Skills Building: A Kid's Book About Racism (PK-2)

Unit 14 Book - Kids Book About Racism

Written by and illustrated by Jelani Memory

Pre- Reading Questions 

  1. What does it mean to be racist?
  2. What does it mean to be anti-racist?
  3. Do you think kids can talk about racism?
  4. Why is talking about racism important?

Post- Reading Questions

  1. Why do you think some people think it’s OK to treat others differently because they have a different skin color?
  2. Have you ever seen someone be treated differently because of their skin color? Have you ever been treated differently because of your skin color?  (Hint: if you have white students, challenge them to think of a time that they might have had an advantage because of their whiteness.)
  3. How can we help others learn about the harms of racism?
  4. What will you do next time when you see or experience someone being racist?

Creative Enrichment Activity: Our Masks of Differences


In the books Something Happened in Our Town and A Kid’s Book About Racism, we read about racism and how we might see it in our lives. In this activity, we are going to make masks that represent ourselves and the things that we love about ourselves. At the end of this activity, we will talk more about racism, how we can work towards being anti-racist, and reflect on what we’ve learned.


  • Mask templates printed on cardstock
  • Popsicle sticks
  • Markers/crayons
  • Tape
  • Scissors 
  • Stickers

Duration45 minutes (for staff: 5-minute pre-activity setup, 15-minute prep)

  • 5 minutes: Introduce the activity using the book
  • 15 minutes: Students decorate their masks, older students also cut-out their masks
  • 5 minutes: Clean up
  • 20 minutes: Reflect, share, and discuss racism


  1. Introduce the activity. 
  2. Each student receives a mask template. Staff should pre-cut masks for younger students or students who may have trouble cutting it themselves. Older students can cut the masks themselves
  3. Decorate one side of the mask in a way that represents the student in some way (favorite colors, foods, family, sports, etc). The other side of the mask should be left blank. 
  4. Tape the popsicle stick to the blank side of the mask.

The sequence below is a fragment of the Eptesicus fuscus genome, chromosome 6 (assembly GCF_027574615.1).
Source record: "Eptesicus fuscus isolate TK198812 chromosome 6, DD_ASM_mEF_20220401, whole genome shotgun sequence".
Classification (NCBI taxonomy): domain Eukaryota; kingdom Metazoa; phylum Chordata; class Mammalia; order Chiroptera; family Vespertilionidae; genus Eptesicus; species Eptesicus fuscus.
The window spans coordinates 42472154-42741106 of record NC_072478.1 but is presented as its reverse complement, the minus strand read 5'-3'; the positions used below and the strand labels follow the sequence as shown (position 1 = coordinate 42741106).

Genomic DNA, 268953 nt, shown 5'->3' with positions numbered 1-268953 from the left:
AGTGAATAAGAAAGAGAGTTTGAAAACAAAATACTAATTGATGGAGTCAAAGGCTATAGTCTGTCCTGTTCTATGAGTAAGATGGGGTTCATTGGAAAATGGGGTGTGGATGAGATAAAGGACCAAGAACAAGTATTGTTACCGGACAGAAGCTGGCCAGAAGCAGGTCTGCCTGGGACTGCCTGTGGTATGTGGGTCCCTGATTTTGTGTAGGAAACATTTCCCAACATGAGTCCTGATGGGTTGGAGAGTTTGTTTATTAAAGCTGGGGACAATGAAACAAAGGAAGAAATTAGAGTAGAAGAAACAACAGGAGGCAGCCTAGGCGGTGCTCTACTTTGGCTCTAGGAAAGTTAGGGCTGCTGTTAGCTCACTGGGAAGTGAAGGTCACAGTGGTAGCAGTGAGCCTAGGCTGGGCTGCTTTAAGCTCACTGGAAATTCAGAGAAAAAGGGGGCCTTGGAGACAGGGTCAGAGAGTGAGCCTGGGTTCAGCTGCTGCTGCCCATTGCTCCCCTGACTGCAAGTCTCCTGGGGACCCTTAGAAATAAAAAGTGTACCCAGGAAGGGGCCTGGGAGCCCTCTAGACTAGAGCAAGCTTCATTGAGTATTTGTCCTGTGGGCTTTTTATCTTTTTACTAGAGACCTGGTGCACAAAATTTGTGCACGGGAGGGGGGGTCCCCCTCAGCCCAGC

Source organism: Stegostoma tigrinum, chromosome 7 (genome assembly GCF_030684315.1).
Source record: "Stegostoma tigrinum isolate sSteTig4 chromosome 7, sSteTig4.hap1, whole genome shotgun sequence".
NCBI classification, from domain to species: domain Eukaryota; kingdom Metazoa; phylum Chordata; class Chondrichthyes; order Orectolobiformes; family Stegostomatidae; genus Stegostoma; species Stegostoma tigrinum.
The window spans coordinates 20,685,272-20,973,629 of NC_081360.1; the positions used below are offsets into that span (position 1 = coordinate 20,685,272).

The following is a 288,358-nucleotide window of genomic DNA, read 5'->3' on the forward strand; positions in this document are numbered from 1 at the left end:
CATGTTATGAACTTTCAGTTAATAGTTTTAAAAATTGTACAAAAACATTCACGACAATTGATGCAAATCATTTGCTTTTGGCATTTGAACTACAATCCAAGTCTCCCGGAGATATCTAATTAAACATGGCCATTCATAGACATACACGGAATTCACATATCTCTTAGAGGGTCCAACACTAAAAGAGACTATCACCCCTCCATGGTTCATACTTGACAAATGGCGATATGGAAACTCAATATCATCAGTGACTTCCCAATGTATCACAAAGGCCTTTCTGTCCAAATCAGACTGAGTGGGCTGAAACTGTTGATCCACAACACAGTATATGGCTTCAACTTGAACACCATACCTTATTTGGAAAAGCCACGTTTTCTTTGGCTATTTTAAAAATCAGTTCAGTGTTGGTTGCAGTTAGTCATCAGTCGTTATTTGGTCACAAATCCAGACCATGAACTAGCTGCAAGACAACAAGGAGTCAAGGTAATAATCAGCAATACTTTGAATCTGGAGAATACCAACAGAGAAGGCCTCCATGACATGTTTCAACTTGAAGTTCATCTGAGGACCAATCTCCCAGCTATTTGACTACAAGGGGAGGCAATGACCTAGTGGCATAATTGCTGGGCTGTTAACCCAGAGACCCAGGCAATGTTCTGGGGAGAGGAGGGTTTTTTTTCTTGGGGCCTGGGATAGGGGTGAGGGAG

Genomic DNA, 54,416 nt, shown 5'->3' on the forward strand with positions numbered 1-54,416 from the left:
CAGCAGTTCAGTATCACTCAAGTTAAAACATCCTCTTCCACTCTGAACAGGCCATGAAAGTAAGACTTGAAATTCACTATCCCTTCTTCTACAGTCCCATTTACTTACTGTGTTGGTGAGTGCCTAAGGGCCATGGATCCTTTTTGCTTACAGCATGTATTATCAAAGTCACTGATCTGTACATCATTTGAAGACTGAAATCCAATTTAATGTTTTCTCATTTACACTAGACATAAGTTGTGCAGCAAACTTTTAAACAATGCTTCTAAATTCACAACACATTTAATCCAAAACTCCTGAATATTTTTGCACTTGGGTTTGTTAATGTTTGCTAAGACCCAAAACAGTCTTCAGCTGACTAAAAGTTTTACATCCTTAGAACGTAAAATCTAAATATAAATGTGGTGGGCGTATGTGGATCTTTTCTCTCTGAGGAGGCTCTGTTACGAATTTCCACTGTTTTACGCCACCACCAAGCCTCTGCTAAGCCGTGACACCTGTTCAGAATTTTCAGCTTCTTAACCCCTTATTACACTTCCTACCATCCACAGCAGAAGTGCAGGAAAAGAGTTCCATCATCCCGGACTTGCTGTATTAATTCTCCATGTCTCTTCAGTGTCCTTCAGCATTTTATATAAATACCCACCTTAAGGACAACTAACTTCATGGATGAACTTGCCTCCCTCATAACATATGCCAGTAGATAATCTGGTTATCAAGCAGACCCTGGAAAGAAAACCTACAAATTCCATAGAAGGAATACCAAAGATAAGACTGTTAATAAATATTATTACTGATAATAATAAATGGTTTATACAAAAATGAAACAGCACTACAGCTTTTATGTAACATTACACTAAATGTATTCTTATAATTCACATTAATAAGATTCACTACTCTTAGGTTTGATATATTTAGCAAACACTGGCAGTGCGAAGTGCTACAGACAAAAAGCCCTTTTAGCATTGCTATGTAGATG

5. Clean up the materials. 
  6. Reflect, share, and discuss racism.

Reflection Questions

  • Share your mask with your neighbor. How are your masks similar and different? 
  • Have all students flip their mask so the blank side is facing out. 
    • How does it feel if we all look the same? 
    • Now flip the masks, how does it feel now that we all look different? 
    • What would it be like if we were all the same? 
    • You all worked hard on your masks, would you like it if no one noticed what makes you unique and said that you are all the same? How would that feel?

Privilege & Racism Activity

Do this part of the exercise with students in grades 2-5 only; PK – 1 students to observe and discuss, if possible, but should watch rather than participate. Before beginning this exercise, explain to the students that we are going to “role-play” or act and that you are impressed with how hard they worked on their masks and love all of them in their own unique way.


  • “Everyone who used blue in your mask stand-up!” Any color can be used but pick a color that not every student used. Move that group of students to one side of the space. 
  • “Everyone who used pink on their masks stand-up!” Move that group of students to the other side of the space. 
  • Give each student who used the first color in their mask two stickers and tell them all how wonderful, smart, talented, etc. they are. Praise them in an exaggerated way but do not look too closely at their masks. 
  • Look very closely at each of the masks of the students who used the second color, give only one sticker to one student. Tell that student that they worked hard but do not praise them like you did the first group.
  • Start a discussion using questions on the right
  • Give all students two stickers and congratulate them for thinking hard and reflecting. 

Reflection Questions

  • How did it feel to be in the first group that got two stickers and lots of praise? 
  • How did it feel to be in the second group where only one person received one sticker? 
  • Is it fair that one group got two stickers and lots of praise for just using blue (or the color you chose) on their mask? 
  • Is it fair that only one person in the pink group (or the color you chose) got one sticker? 
  • How do you think this relates to racism? 
  • Explain that racism isn’t just a bad person saying mean words; racism is also systems and laws that are unfair, hard, and create obstacles to certain groups of people and allows other groups to succeed much more easily. It is our job as students learning about anti-racism to pay attention and notice when and where these systems and unfair rules are taking place, and to stand up for the groups of people who are being treated unfairly. If we are in the group that is allowed to succeed more easily, it is ESPECIALLY important that we use our privilege and our success in these unfair systems to bring light to inequities and unfairness in the system.
Mask Activity1
Mask Activity2